Those are the things I learned from my own experience because I was one of those kids. I grew up on the East Coast so I always listened to people like Supernatural and KRS-One on the radio, which I thought were freestyles for real but it wasn’t later until I experienced people from the West Coast—people like Freestyle Fellowship with P.E.A.C.E or Aceyalone or Mikah 9—it wasn’t until I really experienced them and did a little bit more of my own hip hop research that I realized a lot of the freestyles that I heard from the East Coast were not necessarily freestyles but the West Coast was really where people were really like, “ok, I didn’t write this down anywhere, this is right now, I’m at the barbeque right now…”




What’s your favorite word and why?

My favorite word … Wow, I gotta think about that for a second … Free. Because that’s what I would like to be, that’s what I hope we could all be. I’ve said this before, I feel if everybody in the world could do what they love and were truly moving in a place to do what they love the world would probably not have as much violence, pain, suffering.

Aight, 30 seconds, one verse, a freestyle using your favorite word…

OK, it’s time to play
as I slay the track on the microphone
When I get melee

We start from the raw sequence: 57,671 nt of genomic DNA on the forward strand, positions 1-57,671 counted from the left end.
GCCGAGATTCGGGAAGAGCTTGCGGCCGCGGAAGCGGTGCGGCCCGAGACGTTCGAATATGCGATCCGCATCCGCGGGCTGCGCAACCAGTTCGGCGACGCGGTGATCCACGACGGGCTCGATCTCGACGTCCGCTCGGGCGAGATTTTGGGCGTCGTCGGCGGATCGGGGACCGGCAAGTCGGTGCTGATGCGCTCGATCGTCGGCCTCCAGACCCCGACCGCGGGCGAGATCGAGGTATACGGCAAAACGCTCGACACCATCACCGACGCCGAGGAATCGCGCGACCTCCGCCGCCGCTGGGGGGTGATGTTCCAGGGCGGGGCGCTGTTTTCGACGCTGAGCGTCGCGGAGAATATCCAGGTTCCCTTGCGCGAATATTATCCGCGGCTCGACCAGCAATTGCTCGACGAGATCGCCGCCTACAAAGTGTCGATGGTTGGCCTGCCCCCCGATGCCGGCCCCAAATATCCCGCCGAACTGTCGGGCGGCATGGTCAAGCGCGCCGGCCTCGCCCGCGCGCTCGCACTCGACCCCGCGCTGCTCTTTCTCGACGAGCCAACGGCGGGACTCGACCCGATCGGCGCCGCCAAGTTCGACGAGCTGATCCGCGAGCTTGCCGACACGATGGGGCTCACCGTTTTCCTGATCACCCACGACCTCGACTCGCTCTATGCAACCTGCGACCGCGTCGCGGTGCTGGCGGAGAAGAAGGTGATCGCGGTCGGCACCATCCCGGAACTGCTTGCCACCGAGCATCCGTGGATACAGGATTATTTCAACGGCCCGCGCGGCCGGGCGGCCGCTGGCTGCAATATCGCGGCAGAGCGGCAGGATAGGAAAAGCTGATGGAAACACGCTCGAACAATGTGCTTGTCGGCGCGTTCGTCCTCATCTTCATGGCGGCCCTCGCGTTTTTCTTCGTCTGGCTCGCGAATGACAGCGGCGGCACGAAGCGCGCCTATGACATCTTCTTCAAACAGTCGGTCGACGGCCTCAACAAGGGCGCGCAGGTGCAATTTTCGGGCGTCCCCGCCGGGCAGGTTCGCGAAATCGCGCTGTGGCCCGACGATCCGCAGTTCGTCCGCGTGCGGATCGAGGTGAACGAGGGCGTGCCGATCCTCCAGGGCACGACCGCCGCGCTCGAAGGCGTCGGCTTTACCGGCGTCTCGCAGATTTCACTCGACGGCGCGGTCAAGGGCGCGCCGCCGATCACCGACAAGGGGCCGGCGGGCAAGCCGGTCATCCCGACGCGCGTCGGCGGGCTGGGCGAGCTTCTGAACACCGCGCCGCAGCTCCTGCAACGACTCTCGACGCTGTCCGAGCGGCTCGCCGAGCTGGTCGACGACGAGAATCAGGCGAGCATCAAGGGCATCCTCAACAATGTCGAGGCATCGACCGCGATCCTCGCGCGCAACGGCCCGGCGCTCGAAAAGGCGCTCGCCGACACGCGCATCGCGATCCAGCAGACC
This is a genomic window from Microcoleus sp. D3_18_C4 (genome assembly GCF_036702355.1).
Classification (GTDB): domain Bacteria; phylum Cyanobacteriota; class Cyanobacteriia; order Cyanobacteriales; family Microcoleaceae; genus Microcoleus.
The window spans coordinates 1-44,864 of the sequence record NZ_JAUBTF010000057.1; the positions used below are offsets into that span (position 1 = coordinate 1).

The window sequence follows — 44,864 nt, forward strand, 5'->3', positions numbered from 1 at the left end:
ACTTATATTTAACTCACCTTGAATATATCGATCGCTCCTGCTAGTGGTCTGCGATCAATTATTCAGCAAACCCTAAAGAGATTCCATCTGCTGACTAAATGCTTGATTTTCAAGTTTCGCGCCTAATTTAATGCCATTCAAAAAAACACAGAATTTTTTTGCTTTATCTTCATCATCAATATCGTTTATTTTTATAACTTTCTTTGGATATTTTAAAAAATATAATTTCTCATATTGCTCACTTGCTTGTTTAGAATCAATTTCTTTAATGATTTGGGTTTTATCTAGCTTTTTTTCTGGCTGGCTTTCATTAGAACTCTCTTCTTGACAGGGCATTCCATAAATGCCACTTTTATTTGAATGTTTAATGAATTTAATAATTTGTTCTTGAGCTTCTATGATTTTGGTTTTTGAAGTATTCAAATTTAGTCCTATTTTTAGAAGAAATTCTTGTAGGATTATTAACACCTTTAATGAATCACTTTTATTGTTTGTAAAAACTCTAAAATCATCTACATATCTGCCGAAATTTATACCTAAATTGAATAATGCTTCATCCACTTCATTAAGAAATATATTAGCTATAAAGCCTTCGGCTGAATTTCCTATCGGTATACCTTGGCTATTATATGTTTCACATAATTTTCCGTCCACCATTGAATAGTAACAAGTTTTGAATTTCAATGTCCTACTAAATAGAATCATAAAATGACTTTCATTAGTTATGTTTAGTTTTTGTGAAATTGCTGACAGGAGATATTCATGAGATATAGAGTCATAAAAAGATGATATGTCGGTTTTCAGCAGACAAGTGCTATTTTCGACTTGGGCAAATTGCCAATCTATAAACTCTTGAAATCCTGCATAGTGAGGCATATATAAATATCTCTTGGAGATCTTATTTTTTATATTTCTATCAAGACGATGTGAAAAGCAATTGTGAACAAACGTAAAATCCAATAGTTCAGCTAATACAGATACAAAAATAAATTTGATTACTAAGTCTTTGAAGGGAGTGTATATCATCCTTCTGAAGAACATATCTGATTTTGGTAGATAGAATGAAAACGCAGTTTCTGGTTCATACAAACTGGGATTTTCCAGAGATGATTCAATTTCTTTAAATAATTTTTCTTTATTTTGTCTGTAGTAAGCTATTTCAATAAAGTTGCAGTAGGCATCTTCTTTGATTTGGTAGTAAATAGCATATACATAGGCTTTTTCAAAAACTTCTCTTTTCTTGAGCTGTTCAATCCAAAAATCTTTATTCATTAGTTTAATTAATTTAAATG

As you can see
This place it isn’t free
We have to look at a menu to buy and what we can see
So see
I’m about free
Not about the price I’m about the spirit and the mind
This is what I do when I combine the words to find the time to design something out of the mind or off the brain
Understand
If you’re saying that we’re all not free and we’re in somebody else’s lane
I’mma make my own
With a little poem
And rock off the beat but there is not one
But what I own is myself
The self is true, and that’s what I do for you and you and you
This is the crew it’s Fresh Roots
Music
And this is what we do
If you can see in the place to be and I see my homegirl that is Genesis B
She’s a waitress at the Ace it’s crazy
I’m in this place
I might have to say somethin’
Maybe get a taste
‘Cause we might get something free
as you can see
‘Cause hey when you know someone
you can go to someone
and get something for really nothin’
buggin’
And this is what I’m lovin’
Maybe I get something free a coffee or a muffin

[laughter]
Wow, Genesis works here, that’s funny, she’s an MC.

This is a very artistic hotel. I would work here.

Yeah, that’s crazy.




What power do your students hold?